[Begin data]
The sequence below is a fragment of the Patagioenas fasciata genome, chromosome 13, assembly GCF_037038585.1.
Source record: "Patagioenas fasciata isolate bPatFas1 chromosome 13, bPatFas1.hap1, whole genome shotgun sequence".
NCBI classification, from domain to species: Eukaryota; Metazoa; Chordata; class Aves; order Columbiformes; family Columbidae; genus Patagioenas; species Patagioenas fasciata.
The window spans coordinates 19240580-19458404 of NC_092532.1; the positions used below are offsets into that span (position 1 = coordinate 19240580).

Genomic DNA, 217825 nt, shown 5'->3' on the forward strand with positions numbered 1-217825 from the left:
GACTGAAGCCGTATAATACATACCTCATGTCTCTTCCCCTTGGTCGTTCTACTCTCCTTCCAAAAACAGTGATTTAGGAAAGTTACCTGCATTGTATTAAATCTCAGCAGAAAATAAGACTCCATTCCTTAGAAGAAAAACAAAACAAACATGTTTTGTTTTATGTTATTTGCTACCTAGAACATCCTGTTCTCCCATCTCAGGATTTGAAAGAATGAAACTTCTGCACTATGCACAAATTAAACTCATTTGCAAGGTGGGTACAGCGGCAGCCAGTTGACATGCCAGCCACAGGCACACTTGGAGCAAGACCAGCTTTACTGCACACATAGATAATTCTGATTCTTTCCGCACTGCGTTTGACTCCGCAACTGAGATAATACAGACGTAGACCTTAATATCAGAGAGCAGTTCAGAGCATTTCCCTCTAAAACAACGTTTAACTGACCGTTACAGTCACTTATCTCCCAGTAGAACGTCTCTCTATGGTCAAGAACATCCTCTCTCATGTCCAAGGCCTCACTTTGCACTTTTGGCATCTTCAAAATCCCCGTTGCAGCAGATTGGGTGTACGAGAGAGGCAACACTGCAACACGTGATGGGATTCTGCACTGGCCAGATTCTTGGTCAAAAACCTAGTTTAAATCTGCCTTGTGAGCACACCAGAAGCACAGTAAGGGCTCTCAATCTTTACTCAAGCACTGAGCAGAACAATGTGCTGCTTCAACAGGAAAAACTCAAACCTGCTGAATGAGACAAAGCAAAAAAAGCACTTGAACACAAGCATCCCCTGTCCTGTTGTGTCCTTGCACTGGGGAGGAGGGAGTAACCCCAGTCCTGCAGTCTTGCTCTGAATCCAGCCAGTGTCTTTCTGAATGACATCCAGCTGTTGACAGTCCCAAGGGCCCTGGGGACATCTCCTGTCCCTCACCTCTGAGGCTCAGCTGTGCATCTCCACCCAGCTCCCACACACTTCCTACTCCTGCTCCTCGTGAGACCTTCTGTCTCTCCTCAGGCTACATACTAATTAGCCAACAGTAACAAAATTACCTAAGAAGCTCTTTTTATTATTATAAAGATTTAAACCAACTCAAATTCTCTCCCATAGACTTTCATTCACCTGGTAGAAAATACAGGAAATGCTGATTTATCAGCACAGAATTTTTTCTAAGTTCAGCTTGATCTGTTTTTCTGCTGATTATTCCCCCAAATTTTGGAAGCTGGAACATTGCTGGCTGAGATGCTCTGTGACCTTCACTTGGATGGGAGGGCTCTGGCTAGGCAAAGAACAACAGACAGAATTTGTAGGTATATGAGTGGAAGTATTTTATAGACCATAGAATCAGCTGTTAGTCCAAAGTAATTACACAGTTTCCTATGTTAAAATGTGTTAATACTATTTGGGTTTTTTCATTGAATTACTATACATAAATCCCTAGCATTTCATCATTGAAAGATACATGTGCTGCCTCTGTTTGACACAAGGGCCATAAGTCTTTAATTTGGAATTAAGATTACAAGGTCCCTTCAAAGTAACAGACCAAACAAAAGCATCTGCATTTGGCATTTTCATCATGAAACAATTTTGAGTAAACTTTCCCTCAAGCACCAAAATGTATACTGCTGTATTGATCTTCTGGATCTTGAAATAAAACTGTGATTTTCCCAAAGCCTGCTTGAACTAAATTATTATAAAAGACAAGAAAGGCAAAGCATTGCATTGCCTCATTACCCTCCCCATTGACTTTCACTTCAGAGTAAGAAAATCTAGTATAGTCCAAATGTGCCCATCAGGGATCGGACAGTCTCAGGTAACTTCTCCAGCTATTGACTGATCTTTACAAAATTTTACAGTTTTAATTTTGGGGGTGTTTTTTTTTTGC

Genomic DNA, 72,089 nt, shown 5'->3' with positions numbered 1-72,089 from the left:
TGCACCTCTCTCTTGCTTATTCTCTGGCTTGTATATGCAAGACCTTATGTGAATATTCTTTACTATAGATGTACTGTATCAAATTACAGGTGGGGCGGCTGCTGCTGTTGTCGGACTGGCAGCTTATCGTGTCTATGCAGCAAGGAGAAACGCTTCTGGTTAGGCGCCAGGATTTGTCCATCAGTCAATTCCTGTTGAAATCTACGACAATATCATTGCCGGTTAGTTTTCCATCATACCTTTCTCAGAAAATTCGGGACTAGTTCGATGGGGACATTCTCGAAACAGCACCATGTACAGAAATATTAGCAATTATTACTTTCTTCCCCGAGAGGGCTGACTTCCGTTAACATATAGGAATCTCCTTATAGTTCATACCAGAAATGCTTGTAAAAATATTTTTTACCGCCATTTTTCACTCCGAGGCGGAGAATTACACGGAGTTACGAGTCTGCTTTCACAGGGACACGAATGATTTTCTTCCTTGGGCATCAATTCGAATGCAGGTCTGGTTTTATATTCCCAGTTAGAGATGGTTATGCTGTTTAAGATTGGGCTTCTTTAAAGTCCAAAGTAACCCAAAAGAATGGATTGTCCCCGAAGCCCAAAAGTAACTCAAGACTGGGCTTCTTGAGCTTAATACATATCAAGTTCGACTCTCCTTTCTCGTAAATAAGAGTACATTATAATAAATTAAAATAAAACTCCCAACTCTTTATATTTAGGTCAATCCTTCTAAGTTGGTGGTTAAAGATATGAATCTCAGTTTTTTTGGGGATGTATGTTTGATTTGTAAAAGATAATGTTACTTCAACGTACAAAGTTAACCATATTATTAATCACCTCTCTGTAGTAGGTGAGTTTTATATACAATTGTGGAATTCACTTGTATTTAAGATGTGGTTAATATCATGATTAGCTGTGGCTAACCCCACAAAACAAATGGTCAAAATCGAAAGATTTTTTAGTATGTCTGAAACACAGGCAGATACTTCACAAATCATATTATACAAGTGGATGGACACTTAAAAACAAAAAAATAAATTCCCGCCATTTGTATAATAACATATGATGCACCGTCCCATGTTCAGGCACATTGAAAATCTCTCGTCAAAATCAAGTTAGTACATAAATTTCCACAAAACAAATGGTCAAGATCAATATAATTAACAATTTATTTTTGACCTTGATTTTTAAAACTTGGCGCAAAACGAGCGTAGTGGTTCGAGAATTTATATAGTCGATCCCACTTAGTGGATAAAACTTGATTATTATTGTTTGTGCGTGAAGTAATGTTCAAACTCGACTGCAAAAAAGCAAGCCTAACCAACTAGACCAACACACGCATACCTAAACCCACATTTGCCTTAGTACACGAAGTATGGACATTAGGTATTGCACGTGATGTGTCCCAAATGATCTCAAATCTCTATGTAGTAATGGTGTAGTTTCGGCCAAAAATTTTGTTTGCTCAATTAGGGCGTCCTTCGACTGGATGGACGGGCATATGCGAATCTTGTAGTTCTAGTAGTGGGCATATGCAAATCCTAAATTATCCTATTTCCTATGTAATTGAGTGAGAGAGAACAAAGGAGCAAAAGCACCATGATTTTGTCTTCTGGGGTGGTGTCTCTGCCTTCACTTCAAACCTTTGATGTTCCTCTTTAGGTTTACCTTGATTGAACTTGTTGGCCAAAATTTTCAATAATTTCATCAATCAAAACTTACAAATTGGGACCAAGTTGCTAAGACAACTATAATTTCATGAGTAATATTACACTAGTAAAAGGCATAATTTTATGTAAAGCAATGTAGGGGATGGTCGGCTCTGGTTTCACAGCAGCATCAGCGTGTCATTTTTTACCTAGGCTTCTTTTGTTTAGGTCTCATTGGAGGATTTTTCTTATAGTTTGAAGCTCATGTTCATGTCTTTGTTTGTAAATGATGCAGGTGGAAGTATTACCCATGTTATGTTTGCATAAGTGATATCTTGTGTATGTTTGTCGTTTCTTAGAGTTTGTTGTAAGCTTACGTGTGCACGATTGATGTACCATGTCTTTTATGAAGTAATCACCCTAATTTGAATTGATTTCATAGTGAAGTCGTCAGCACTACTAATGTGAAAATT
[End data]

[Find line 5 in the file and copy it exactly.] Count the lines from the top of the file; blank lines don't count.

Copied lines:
Genomic DNA, 217825 nt, shown 5'->3' on the forward strand with positions numbered 1-217825 from the left: